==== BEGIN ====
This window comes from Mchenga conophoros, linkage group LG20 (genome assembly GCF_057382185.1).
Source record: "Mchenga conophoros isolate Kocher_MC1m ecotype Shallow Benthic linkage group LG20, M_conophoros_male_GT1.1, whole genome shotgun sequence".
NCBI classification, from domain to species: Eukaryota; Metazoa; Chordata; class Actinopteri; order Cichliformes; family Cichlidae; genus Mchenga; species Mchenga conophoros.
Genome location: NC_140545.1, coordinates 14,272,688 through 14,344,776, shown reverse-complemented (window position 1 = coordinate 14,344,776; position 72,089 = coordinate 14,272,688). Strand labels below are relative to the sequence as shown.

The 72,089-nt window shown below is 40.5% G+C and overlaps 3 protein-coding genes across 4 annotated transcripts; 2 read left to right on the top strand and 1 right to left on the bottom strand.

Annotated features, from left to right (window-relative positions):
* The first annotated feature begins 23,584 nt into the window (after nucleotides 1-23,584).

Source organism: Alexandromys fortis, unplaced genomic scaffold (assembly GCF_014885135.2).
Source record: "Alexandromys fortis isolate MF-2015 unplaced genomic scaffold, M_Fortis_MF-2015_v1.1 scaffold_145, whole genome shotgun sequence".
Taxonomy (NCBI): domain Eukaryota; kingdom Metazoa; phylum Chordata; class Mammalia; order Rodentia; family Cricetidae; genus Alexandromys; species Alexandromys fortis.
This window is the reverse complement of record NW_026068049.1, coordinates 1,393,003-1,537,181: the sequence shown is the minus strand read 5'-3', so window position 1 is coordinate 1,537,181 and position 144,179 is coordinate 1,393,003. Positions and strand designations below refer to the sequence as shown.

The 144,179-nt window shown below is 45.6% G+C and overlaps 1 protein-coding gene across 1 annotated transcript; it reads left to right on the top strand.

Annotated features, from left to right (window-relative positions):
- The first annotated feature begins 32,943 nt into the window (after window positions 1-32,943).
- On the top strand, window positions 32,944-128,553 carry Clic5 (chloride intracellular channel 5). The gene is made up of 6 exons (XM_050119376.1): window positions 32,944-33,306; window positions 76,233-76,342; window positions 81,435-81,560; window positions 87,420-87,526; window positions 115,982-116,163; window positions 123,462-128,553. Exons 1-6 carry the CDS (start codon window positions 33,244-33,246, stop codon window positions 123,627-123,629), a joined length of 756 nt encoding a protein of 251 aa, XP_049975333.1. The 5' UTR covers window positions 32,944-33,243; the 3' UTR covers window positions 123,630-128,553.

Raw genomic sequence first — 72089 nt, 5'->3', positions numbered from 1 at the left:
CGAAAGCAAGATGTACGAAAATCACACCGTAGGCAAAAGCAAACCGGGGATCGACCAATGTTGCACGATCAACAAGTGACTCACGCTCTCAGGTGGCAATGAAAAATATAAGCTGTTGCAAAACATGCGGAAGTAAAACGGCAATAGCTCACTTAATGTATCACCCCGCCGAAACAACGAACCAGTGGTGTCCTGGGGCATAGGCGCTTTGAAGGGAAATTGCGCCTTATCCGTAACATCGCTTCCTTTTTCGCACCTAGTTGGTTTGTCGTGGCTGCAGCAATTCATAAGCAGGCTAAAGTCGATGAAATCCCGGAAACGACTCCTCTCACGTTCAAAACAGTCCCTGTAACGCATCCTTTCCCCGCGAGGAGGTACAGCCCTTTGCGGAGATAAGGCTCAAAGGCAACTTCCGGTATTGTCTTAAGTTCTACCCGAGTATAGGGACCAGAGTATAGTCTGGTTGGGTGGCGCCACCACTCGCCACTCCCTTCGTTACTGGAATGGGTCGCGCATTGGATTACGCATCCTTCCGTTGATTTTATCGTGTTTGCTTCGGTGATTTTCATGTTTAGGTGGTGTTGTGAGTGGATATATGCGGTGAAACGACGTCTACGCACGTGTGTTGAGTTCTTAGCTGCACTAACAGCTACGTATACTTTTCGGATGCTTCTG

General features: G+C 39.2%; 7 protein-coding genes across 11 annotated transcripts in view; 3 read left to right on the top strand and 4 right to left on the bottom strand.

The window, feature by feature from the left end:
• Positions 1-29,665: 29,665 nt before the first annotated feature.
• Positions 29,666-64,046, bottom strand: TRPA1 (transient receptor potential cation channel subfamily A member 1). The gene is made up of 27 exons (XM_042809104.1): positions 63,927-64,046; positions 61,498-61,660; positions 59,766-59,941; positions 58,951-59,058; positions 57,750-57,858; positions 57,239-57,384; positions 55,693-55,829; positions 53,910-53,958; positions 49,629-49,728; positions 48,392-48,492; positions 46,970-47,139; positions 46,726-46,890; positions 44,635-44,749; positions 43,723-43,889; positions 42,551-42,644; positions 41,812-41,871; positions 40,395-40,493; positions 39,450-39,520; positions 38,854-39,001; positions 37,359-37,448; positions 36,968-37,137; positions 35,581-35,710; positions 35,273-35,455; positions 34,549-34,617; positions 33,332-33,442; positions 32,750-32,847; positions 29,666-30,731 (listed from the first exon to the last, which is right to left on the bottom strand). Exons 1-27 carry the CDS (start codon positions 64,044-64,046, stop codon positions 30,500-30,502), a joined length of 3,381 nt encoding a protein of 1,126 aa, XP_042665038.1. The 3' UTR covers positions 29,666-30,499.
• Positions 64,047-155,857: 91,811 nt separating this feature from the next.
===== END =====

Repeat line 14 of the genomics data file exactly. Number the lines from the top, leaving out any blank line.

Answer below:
- The first annotated feature begins 32,943 nt into the window (after window positions 1-32,943).